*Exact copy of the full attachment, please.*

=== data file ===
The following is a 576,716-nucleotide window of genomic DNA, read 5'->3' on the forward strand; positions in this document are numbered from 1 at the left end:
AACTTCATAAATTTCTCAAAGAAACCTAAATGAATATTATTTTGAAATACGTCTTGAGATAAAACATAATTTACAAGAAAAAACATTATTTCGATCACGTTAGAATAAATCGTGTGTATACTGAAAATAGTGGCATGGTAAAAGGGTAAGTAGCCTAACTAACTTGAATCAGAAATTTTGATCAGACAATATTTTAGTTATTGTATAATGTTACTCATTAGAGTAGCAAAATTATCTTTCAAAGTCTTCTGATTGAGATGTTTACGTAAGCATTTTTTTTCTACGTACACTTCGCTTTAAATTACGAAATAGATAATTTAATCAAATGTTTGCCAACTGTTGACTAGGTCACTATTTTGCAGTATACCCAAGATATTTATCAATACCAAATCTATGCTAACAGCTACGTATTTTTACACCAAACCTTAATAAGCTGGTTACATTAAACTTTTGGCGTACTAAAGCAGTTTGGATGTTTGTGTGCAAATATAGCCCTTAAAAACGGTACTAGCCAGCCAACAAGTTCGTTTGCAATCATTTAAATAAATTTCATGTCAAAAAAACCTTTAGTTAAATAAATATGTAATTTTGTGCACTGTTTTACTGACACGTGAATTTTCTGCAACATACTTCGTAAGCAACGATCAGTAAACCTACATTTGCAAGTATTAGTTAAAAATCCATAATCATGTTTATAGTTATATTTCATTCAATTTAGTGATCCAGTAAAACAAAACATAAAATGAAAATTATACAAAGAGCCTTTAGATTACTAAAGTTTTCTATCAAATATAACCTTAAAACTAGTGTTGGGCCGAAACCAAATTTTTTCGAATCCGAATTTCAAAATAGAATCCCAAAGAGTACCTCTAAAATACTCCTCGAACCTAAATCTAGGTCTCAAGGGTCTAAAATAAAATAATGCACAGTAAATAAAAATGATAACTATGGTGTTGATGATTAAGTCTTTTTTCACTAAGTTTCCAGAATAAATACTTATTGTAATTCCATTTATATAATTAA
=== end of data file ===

The following is a 576,716-nucleotide window of genomic DNA, read 5'->3' on the forward strand; positions in this document are numbered from 1 at the left end:
AACTTCATAAATTTCTCAAAGAAACCTAAATGAATATTATTTTGAAATACGTCTTGAGATAAAACATAATTTACAAGAAAAAACATTATTTCGATCACGTTAGAATAAATCGTGTGTATACTGAAAATAGTGGCATGGTAAAAGGGTAAGTAGCCTAACTAACTTGAATCAGAAATTTTGATCAGACAATATTTTAGTTATTGTATAATGTTACTCATTAGAGTAGCAAAATTATCTTTCAAAGTCTTCTGATTGAGATGTTTACGTAAGCATTTTTTTTCTACGTACACTTCGCTTTAAATTACGAAATAGATAATTTAATCAAATGTTTGCCAACTGTTGACTAGGTCACTATTTTGCAGTATACCCAAGATATTTATCAATACCAAATCTATGCTAACAGCTACGTATTTTTACACCAAACCTTAATAAGCTGGTTACATTAAACTTTTGGCGTACTAAAGCAGTTTGGATGTTTGTGTGCAAATATAGCCCTTAAAAACGGTACTAGCCAGCCAACAAGTTCGTTTGCAATCATTTAAATAAATTTCATGTCAAAAAAACCTTTAGTTAAATAAATATGTAATTTTGTGCACTGTTTTACTGACACGTGAATTTTCTGCAACATACTTCGTAAGCAACGATCAGTAAACCTACATTTGCAAGTATTAGTTAAAAATCCATAATCATGTTTATAGTTATATTTCATTCAATTTAGTGATCCAGTAAAACAAAACATAAAATGAAAATTATACAAAGAGCCTTTAGATTACTAAAGTTTTCTATCAAATATAACCTTAAAACTAGTGTTGGGCCGAAACCAAATTTTTTCGAATCCGAATTTCAAAATAGAATCCCAAAGAGTACCTCTAAAATACTCCTCGAACCTAAATCTAGGTCTCAAGGGTCTAAAATAAAATAATGCACAGTAAATAAAAATGATAACTATGGTGTTGATGATTAAGTCTTTTTTCACTAAGTTTCCAGAATAAATACTTATTGTAATTCCATTTATATAATTAA